Viruses too could contribute to the development of lung cancer, US researchers say.
Although smoking is the No. 1 cause of lung cancer, viruses may also play a part, say scientists from the University of Louisville, Kentucky.
Actually they seem to believe that the virus-infected cells turn cancerous only because of exposure to cigarette smoke.
They presented their findings Friday at the 1st European Lung Cancer Conference in Geneva.
In a study of 23 non-small-cell lung cancer samples, researchers found six that tested positive for the human papilloma virus, or HPV. HPV, a highly prevalent pathogen that is often sexually transmitted, is the virus responsible for many cases of cervical cancer.
Two of the samples tested positive for HPV type 16, two were HPV type 11 and one was HPV type 22. In one case, it was found that cervical cancer had spread to the lungs through metastasis.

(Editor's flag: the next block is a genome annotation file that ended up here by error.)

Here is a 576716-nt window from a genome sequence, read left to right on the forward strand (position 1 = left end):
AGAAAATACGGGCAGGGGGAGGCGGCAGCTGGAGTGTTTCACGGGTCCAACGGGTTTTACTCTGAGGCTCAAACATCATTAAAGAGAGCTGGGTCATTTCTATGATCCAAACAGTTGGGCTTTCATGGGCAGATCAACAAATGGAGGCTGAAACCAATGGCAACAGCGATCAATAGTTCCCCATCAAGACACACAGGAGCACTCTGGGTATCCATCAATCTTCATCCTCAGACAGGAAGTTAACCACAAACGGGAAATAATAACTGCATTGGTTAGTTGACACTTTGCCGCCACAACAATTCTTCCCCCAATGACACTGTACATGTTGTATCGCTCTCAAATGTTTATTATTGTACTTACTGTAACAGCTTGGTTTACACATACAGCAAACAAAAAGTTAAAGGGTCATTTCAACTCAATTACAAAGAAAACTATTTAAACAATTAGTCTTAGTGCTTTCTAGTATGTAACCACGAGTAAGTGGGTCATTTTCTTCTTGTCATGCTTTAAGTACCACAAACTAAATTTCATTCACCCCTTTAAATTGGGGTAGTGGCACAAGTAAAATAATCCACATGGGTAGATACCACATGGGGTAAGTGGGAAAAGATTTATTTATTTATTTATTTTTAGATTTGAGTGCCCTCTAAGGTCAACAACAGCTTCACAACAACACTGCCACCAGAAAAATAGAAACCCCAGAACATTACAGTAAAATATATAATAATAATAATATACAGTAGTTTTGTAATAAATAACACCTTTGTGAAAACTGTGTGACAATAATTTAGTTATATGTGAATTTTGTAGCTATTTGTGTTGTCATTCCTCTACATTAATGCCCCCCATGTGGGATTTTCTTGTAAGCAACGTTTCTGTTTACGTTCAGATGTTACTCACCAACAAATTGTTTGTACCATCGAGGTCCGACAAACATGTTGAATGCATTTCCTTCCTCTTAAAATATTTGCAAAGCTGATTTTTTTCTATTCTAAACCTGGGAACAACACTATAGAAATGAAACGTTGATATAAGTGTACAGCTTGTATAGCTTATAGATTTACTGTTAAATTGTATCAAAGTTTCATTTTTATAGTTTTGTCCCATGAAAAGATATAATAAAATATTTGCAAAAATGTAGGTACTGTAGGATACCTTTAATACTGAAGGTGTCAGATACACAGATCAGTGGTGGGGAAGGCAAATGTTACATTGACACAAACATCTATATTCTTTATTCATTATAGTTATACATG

"The fact that five out of 22 non-small-cell lung cancer samples were HPV-positive supports the assumption that HPV contributes to the development of non-small-cell lung cancer," the authors say.
Because all of the participants in the study were smokers, the presence of HPV was seen to play a part in the development of the cancer. They theorize that the lung tissue cells infected with HPV may have a higher risk of becoming cancerous when exposed to cigarette smoke, reports CBC News, Canada.
"We think HPV has a role as a co-carcinogen which increases the risk of cancer in a smoking population," said Arash Rezazadeh, lead author of the study, in a release.
The authors say the discovery has "significant implication" considering the recent introduction of HPV vaccinations in school-age girls to prevent cervical cancer.
Another study presented at the conference by Israeli researchers also found a connection between a virus and non-small-cell lung cancer. In a study on 65 lung cancer patients, of whom 90 per cent were smokers, they found that the measles virus was present in 54 per cent of the lung samples tested.
"Measles virus is a ubiquitous human virus that may be involved in the pathogenesis of lung cancer," said lead author Samuel Ariad from Soroka Medical Centre in Beersheba, Israel. "Most likely, it acts in modifying the effect of other carcinogens and not as a causative factor by itself."